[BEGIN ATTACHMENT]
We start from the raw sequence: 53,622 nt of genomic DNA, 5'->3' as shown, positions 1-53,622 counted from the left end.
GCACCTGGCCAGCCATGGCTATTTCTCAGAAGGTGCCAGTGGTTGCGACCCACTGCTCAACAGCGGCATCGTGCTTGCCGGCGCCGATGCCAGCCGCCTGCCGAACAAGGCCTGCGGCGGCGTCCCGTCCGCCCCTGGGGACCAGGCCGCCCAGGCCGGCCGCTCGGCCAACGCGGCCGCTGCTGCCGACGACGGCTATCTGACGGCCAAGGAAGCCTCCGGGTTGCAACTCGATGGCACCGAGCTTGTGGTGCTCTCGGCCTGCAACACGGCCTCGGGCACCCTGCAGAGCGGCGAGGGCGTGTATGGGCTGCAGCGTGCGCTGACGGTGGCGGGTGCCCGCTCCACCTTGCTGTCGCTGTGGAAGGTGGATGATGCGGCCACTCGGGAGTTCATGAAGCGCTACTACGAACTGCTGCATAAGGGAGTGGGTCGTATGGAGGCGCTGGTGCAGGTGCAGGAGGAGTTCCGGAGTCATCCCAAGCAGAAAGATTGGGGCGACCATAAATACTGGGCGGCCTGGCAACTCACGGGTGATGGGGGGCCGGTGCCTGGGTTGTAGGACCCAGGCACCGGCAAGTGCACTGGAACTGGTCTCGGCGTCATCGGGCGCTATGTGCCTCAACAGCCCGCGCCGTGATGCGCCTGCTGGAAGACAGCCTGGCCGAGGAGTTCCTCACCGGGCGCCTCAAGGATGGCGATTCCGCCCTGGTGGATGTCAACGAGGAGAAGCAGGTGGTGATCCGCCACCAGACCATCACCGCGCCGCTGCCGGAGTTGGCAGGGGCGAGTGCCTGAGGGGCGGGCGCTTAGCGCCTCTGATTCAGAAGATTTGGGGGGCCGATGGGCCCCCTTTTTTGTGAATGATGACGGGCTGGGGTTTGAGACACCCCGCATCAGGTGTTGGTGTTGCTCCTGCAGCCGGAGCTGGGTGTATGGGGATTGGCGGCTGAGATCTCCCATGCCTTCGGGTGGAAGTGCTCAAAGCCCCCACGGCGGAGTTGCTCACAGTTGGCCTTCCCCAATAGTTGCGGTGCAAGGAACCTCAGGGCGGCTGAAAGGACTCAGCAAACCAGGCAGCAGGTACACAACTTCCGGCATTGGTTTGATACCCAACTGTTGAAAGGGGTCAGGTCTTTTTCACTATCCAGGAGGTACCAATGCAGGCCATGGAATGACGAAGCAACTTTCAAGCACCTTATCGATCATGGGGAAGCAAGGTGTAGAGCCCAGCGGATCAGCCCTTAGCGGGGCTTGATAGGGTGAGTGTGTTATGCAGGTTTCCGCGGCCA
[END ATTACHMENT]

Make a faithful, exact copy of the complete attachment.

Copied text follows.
We start from the raw sequence: 53,622 nt of genomic DNA, 5'->3' as shown, positions 1-53,622 counted from the left end.
GCACCTGGCCAGCCATGGCTATTTCTCAGAAGGTGCCAGTGGTTGCGACCCACTGCTCAACAGCGGCATCGTGCTTGCCGGCGCCGATGCCAGCCGCCTGCCGAACAAGGCCTGCGGCGGCGTCCCGTCCGCCCCTGGGGACCAGGCCGCCCAGGCCGGCCGCTCGGCCAACGCGGCCGCTGCTGCCGACGACGGCTATCTGACGGCCAAGGAAGCCTCCGGGTTGCAACTCGATGGCACCGAGCTTGTGGTGCTCTCGGCCTGCAACACGGCCTCGGGCACCCTGCAGAGCGGCGAGGGCGTGTATGGGCTGCAGCGTGCGCTGACGGTGGCGGGTGCCCGCTCCACCTTGCTGTCGCTGTGGAAGGTGGATGATGCGGCCACTCGGGAGTTCATGAAGCGCTACTACGAACTGCTGCATAAGGGAGTGGGTCGTATGGAGGCGCTGGTGCAGGTGCAGGAGGAGTTCCGGAGTCATCCCAAGCAGAAAGATTGGGGCGACCATAAATACTGGGCGGCCTGGCAACTCACGGGTGATGGGGGGCCGGTGCCTGGGTTGTAGGACCCAGGCACCGGCAAGTGCACTGGAACTGGTCTCGGCGTCATCGGGCGCTATGTGCCTCAACAGCCCGCGCCGTGATGCGCCTGCTGGAAGACAGCCTGGCCGAGGAGTTCCTCACCGGGCGCCTCAAGGATGGCGATTCCGCCCTGGTGGATGTCAACGAGGAGAAGCAGGTGGTGATCCGCCACCAGACCATCACCGCGCCGCTGCCGGAGTTGGCAGGGGCGAGTGCCTGAGGGGCGGGCGCTTAGCGCCTCTGATTCAGAAGATTTGGGGGGCCGATGGGCCCCCTTTTTTGTGAATGATGACGGGCTGGGGTTTGAGACACCCCGCATCAGGTGTTGGTGTTGCTCCTGCAGCCGGAGCTGGGTGTATGGGGATTGGCGGCTGAGATCTCCCATGCCTTCGGGTGGAAGTGCTCAAAGCCCCCACGGCGGAGTTGCTCACAGTTGGCCTTCCCCAATAGTTGCGGTGCAAGGAACCTCAGGGCGGCTGAAAGGACTCAGCAAACCAGGCAGCAGGTACACAACTTCCGGCATTGGTTTGATACCCAACTGTTGAAAGGGGTCAGGTCTTTTTCACTATCCAGGAGGTACCAATGCAGGCCATGGAATGACGAAGCAACTTTCAAGCACCTTATCGATCATGGGGAAGCAAGGTGTAGAGCCCAGCGGATCAGCCCTTAGCGGGGCTTGATAGGGTGAGTGTGTTATGCAGGTTTCCGCGGCCA